For many people with ADHD, stimulant medications boost concentration and focus while reducing hyperactive and impulsive behaviors. Stimulants are believed to work by increasing dopamine levels in the brain by inhibiting its re-uptake mechanism. Dopamine is a neurotransmitter associated with motivation, pleasure, attention, and movement. There is concern that the re-uptake inhibition may deplete neurotransmitters throughout the body and potential neurotoxicity of amphetamine.

Non-stimulant medications

In addition to the traditional stimulant drugs, there are several other non-stimulant medications used to treat ADHD. In cases where stimulants don’t work or cause unpleasant side effects, non-stimulants might be used. These include certain antidepressants and blood pressure medications, and are shown to improve concentration and impulse control.

Non-stimulant ADHD medications include:
• Amitriptyline (Elavil), desipramine (Norpramin, Pertofrane), imipramine (Tofranil), nortriptyline (Aventyl, Pamelor), or other tricyclic antidepressants
• Bupropion (Wellbutrin)
• Escitalopram (Lexapro) and sertraline (Zoloft)
• Venlafaxine (Effexor)

Atomoxetine (Strattera) was the first and only non-stimulant ADHD medications approved by the FDA. Unlike stimulants, which affect dopamine, Strattera boosts the levels of norepinephrine, a different brain chemical.

Warning, Strattera may cause an increase in suicidal thoughts and actions in some children and teenagers, especially if your child has bipolar disorder or depression in addition to ADHD.

This is a tough choice. Do I want a hyper child? Or do I want a suicidal child? Hmmm…

Guanfacine (Intuniv) is also approved for children and teens between ages 6 and 17.

Certain blood pressure medications, such as clonidine (Catapres) and guanfacine (Tenex), has also been approved for treating ADHD. While these medications can be effective for hyperactivity, impulsivity, and aggression, they are not as effective when it comes to attention problems. These medications can also cause daytime drowsiness. If this happens, reducing the dose or spacing it out over the course of the day may solve the problem. If not, ask your doctor about trying another non-stimulant medication.

For people suffering from both ADHD and depression, certain antidepressants, which target multiple neurotransmitters in the brain, may be prescribed. Wellbutrin, also known by the generic name bupropion, is most widely used. Wellbutrin targets both norepinephrine and dopamine.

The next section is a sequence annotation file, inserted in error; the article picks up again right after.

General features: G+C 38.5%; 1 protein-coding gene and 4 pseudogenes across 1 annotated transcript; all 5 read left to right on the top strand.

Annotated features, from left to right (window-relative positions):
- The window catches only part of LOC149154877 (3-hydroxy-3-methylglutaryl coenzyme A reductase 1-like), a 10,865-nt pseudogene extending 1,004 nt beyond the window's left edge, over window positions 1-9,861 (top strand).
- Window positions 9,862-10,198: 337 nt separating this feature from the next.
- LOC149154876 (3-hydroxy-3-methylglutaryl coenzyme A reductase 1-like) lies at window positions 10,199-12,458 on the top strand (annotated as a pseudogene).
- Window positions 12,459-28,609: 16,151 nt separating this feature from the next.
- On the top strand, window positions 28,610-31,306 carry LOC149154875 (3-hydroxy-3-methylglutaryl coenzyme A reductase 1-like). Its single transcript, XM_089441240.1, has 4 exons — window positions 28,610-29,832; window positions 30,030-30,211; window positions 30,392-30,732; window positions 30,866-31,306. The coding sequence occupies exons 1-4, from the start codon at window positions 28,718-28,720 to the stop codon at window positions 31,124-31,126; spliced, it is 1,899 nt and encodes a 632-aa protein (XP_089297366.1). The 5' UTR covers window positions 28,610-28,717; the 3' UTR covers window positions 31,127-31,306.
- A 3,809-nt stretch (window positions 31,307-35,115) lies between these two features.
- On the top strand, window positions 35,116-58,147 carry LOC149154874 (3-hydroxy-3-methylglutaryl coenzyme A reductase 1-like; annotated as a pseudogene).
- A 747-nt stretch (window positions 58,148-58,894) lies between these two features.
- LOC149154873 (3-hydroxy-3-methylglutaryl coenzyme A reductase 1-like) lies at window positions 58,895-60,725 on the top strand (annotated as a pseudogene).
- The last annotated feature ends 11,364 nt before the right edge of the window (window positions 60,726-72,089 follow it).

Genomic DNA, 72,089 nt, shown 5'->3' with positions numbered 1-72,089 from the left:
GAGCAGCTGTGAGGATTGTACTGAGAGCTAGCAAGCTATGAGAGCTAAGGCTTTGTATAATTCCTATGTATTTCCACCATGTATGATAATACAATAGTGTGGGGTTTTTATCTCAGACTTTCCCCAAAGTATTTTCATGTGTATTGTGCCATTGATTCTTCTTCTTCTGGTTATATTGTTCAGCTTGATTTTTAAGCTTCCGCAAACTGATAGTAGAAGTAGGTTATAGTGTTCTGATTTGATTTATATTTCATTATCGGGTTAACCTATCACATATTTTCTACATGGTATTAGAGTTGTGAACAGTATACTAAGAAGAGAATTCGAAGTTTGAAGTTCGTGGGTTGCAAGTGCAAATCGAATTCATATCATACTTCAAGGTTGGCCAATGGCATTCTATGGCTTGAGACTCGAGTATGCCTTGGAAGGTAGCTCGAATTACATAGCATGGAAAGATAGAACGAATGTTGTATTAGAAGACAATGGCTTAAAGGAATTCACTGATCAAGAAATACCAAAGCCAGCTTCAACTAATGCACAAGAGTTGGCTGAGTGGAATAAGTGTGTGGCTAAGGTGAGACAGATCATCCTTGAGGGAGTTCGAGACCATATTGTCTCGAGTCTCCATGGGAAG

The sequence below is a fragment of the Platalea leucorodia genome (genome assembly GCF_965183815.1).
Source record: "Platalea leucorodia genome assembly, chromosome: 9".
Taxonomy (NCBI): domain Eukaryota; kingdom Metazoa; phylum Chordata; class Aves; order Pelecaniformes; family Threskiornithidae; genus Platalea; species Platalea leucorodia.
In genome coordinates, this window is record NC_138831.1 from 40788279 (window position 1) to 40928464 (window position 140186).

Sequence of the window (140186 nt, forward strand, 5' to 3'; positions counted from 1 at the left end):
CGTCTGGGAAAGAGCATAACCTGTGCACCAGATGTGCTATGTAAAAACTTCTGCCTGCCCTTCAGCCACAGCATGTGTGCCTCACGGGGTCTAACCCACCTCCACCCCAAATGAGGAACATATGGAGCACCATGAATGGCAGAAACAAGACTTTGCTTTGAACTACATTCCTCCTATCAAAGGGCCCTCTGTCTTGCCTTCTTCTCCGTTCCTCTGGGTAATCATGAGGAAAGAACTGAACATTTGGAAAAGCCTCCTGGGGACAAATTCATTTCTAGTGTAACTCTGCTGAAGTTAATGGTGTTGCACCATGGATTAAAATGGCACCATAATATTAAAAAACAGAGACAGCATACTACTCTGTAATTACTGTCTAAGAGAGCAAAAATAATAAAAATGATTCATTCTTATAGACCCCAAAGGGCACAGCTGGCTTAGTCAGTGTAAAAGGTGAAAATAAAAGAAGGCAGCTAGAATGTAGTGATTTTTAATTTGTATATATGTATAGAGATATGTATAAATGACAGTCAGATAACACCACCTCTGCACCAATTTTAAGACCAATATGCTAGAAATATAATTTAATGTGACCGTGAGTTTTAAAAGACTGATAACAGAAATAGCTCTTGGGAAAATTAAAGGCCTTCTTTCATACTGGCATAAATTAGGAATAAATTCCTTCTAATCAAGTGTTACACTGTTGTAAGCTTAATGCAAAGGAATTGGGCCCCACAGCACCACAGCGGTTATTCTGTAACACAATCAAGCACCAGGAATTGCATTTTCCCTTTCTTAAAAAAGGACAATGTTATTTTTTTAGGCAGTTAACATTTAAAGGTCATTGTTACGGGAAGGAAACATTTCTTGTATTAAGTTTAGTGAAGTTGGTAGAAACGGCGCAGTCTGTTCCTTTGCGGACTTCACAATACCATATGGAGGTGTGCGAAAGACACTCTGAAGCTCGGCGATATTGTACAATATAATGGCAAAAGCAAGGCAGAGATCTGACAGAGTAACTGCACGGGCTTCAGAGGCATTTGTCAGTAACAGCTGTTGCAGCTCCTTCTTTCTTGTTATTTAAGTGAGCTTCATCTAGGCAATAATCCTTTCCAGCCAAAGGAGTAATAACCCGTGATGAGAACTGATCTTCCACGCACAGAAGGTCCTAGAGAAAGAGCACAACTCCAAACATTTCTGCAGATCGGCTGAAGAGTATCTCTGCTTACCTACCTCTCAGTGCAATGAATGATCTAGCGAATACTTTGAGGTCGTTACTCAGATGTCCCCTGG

Another option is the use of tricyclic antidepressants, such as Imipramine (Tofranil), desipramine (Norpramine), and nortriptyline (Pamelor). Unlike the stimulant medications, tricyclic medications must be tapered off slowly. Stopping abruptly can cause aches and other flu-like symptoms.

In some children, tricyclics can affect brain wave activity. If your child has a seizure disorder, a tricyclic might exacerbate the problem. Discuss this matter with your doctor before starting your child on a tricyclic.

Tricyclics have also been known to affect the electrical conduction pattern within the heart, triggering a rapid pulse. This is a rare side effect, and it generally stops once the medication is stopped.

We have not even dive into all the side effects of ADHD medications, and so far, there are some very scary ones. Knowing what you are dealing with helps to make better decisions for your child and family.

Don’t rush into making a decision. ADHD symptoms can also be the results of other medical conditions or even malnutrition or nutrient deficiencies.

Related article: ADHD Symptoms or Something Else

Take your time to rule out other possibilities, weigh your options and get your child’s input in the decision-making process.

A friend of mine recently was faced with the decision to start ADHD medication for her daughter. The psychiatrist explained to her daughter why she needs medication, and her daughter flat out told both my friend and the psychiatrist “no, i don’t need medication! I can focus on my own”. For sure, after that doctor’s visit, my friend’s daughter changed her behaviors and start showing more focus and completing tasks as expected.

Trust your instincts and do what feels right to you. Don’t let anyone—be it your physician or the principal at your child’s school—pressure your child into medication if you’re not comfortable with it. Remember: medication isn’t the only treatment option, and it’s not even a good option to start with.

ADHD medications should be the absolute last resort if nothing else works.